Thinking about Robocop in its moment—a moment when Japanese automotive manufacturing was making significant inroads into the American market, and in which the Big Three (Ford, General Motors, and Chevrolet) were going through financial hardship and restructuring—Robocop brings into relief the fears of a future of automation and of corporate control of everyday life. Robocop’s future is a jaundiced one, where the tendencies of its moment are extrapolated into intensified versions of themselves. Meanwhile, so much remains the same: clothing, cars, homes and furniture, guns and uniforms. Everything is so familiar, except for the lumbering cyborg protecting the city. There’s nothing alien about this future; for some, it might even be a comforting future, a Detroit returned to its original whiteness, a city tamed by the still-somewhat-human Robocop. A machine haunted by the memories he has of a wife and son, of their suburban home, fighting against corporate interests—and the full automation of American labor. Whatever the catastrophes occurring in the real world, whatever the fears people may have about the racial makeup of the city, of economic neoliberalization, of crime, Robocop suggests that the future won’t be foreign.
The filming script cuts a significant subplot from the previous versions of the script that centers on the police voting to strike due to the appalling work conditions under which OCP forces them to work. In previous scripts, the neoliberalization of the police force leads to this strike at a critical moment in the story, with the police walking off the job just as ED-209’s backer, Dick Jones, is revealed to have been in cahoots with Clarence all along. Clarence’s gang leads a riot in the city, unchecked by the lack of police. Given military-grade weapons and a tracking device by their corporate benefactor, Clarence and his gang follow Robocop to an abandoned mill, where they ambush him and Lewis. With no police backup, and the city wracked by riots, Robocop and Lewis must fend for themselves against Clarence’s rogues. Robocop and Lewis survive, leading to Robocop’s final confrontation with Dick Jones, the corporate raider behind ED-209. Jones’s duplicity is revealed during a final board meeting, leading both to his dismissal by the Old Man and execution by Robocop. But the strike is precisely where Robocop 2 (Kershner 1990) picks up the story, with the city of Detroit in default to OCP for the money owed for their management of the city’s police, and OCP threatening foreclosure on the city. The goal for OCP is revealed to be the neoliberal corporate fantasy of replacing the city government with OCP’s capitalist bureaucracy. The central drama is whether Robocop is actually human or entirely a machine masked as human, a drama played out against the backdrop of the expansion of a new drug, Nuke, into the market. The white future of Detroit is one ruled by corporations, controlled by robotic, automated police, and sedated by white drug dealers. “Make ‘Made in America’ mean something again!” the Old Man intones while announcing the corporate takeover of the city, and what it seems to mean is that the paternalistic corporation will achieve its apotheosis in the displacement of politics in favor of shareholder appeasement.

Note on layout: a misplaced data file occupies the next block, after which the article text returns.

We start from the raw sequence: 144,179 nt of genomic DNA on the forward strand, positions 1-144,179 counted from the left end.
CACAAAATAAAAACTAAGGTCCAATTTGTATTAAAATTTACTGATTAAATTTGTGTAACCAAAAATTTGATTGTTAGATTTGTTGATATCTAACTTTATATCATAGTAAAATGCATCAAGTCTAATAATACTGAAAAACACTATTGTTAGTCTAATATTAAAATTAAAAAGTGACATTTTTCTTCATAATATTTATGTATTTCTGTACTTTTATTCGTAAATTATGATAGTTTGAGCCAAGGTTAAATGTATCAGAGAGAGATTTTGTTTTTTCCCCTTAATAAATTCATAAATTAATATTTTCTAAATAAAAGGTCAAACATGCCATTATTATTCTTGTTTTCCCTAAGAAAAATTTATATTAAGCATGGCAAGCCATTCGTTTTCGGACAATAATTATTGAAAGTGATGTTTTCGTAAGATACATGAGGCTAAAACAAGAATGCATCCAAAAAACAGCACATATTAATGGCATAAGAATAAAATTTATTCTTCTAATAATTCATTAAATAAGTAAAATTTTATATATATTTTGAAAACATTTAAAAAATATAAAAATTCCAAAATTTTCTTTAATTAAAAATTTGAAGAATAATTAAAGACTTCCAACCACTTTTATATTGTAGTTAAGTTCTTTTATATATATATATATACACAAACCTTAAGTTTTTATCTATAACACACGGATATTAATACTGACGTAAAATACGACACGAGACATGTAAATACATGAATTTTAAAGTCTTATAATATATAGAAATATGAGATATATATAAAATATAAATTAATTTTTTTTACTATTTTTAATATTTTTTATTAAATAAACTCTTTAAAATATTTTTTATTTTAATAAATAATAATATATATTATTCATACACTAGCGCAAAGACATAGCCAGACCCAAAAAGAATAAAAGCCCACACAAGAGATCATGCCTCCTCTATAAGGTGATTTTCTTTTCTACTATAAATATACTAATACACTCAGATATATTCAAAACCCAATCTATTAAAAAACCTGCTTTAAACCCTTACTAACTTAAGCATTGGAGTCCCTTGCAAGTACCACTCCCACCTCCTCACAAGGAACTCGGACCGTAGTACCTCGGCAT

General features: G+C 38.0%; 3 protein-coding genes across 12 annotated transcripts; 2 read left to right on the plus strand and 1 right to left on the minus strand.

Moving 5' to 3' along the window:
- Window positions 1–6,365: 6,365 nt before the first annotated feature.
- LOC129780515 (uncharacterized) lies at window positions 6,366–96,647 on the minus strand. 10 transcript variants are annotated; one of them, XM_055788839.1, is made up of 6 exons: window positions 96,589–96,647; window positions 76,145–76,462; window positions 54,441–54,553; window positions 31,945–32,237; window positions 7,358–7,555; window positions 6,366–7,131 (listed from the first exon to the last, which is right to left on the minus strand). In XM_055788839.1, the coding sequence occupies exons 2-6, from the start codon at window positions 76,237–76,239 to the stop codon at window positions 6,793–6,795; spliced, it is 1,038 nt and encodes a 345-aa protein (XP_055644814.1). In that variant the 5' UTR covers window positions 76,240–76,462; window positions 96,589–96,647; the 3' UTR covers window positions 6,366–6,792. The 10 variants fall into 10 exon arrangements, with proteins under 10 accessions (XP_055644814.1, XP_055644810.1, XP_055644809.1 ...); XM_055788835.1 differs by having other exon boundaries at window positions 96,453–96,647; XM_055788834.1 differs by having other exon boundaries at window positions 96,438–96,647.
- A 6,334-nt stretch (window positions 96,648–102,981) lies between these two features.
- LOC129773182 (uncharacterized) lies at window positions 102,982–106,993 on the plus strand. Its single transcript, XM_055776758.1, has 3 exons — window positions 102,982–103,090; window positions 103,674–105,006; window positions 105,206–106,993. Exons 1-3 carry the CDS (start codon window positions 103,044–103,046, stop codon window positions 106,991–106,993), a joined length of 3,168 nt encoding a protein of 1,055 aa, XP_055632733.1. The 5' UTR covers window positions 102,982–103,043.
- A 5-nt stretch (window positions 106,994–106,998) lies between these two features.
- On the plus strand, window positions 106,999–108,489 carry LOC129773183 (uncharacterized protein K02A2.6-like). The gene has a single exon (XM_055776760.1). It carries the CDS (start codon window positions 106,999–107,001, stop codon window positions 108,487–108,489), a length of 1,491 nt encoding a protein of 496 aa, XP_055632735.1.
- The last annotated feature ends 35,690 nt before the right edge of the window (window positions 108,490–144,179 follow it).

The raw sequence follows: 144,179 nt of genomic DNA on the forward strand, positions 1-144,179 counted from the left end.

OCP promises us that “the future has a silver lining,” thanks to its development of Delta City. But that future is ruled by corporations, where whites have resumed control of the city. It is a future that dresses up the present in a technophilic costume of titanium and heavy weapons. Its thrills are visceral ultraviolence, all flesh subsumed by metal, armor, and corporate greed. Maybe in the 1980s it seemed simultaneously like the future had already arrived and no other future would ever come. Maybe that’s why Ford Probes, which seemed so futuristic at the time, filled the futuristic police fleet, and how Dallas could substitute for a future Detroit. How irrepressibly white.